Telecommunications breakthrough 68-nation pact: Global freedom of expression and exchange of information enhanced.

February 18, 1997

UNDER A TELECOMMUNICATIONS agreement signed over the weekend, this "global village" will be a far more talkative place. International telephone calls will drop in price by 80 percent. Faxes, data transmissions, satellite and radio communications will leapfrog national borders and open the world to less developed countries. Flabby state-run telephone monopolies will give way to open-market competition, with the United States very much in the lead.

Charlene Barshefsky, acting U.S. trade representative, does not exaggerate when she calls this pact, signed by 68 nations, "one of the most important trade agreements for the 21st century." It marks a breakthrough for the new World Trade Organization as a mechanism for sector-by-sector liberalization that bypasses the agonizingly long multi-sector negotiations of recent years. Next on the WTO agenda: Free trade accords in financial services and lower tariffs in information technology products. The battle against protectionism goes on apace.

While the technicalities in the telecom agreement are daunting, the potential effects for consumers worldwide are simple enough. Not only will someone in Tasmania be able to talk easily with someone with Tanzania, but he or she will be able to do so via U.S. global networks, bypassing the national systems where these two callers happen to be. And while the prospects of expanded business have left AT&T, MCI and Sprint gushing with enthusiasm, the new information highway will also allow Third World countries to tap sources of First World knowledge long out of reach.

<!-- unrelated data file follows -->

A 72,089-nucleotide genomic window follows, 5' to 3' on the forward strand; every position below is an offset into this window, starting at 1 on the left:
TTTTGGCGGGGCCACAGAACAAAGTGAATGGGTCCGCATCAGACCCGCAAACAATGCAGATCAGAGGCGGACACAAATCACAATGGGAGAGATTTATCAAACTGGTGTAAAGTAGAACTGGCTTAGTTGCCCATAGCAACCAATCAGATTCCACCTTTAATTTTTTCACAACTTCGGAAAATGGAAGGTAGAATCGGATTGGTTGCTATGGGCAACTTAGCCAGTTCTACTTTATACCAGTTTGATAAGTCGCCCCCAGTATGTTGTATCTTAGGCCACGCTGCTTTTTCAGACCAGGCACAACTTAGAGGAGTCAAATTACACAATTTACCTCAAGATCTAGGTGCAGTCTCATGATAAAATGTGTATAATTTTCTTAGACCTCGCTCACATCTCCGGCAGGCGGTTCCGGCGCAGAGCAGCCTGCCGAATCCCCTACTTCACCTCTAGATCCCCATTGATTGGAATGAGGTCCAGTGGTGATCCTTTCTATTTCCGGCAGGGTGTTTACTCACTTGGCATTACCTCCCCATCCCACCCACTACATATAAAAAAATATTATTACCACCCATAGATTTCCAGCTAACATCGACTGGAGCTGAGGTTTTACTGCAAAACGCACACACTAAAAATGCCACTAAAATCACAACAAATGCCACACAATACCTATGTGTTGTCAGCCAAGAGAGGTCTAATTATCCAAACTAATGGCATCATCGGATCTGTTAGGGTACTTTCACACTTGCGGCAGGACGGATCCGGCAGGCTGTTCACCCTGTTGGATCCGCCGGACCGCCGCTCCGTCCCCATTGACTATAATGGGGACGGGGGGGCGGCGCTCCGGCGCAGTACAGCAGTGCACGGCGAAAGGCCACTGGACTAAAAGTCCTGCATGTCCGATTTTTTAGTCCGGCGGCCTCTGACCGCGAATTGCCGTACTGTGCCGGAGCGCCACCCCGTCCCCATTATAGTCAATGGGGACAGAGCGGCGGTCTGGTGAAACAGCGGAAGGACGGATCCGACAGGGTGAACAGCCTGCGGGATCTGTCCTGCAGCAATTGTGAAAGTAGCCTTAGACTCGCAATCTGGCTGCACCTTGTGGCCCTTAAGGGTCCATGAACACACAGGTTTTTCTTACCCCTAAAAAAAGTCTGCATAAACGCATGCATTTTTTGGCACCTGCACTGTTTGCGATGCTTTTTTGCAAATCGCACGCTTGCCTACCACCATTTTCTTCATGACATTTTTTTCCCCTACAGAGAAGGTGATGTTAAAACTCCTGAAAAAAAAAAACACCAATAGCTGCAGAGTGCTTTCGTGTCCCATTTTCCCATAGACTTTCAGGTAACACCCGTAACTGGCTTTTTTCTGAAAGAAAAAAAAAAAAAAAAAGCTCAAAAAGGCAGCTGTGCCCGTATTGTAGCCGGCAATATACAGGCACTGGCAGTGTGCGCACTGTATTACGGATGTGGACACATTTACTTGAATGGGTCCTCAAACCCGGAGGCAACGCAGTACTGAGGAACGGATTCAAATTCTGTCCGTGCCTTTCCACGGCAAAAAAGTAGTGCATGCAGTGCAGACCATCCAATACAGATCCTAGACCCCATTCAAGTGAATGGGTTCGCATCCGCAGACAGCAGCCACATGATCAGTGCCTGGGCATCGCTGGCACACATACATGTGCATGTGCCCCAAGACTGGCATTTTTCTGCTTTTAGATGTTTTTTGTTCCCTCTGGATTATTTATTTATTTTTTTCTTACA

For an industry already in the $600 billion-a-year category, this dramatic move to a freer market raises the prospect for a jump into the trillion-dollar class by the turn of the century. There will be fierce competition, with U.S. firms pressed hard by rivals in Europe and Japan. But this is precisely what encourages lower prices, better products, technological breakthrough and a stronger global economy.

It is unfortunate that Canada and Japan insisted on limits for foreign ownership in their telephone companies. But the U.S. has ample retaliatory leverage plus a charged-up momentum that can scarcely be resisted. As Ms. Barshefsky says, "U.S. companies. . . are in the best position to compete and win." While this country may encounter charges, some well merited, that its cultural domination is already excessive, it need not apologize for its role in a revolution that makes freedom of expression and access to information cheaper and easier for human beings everywhere.

Pub Date: 2/18/97

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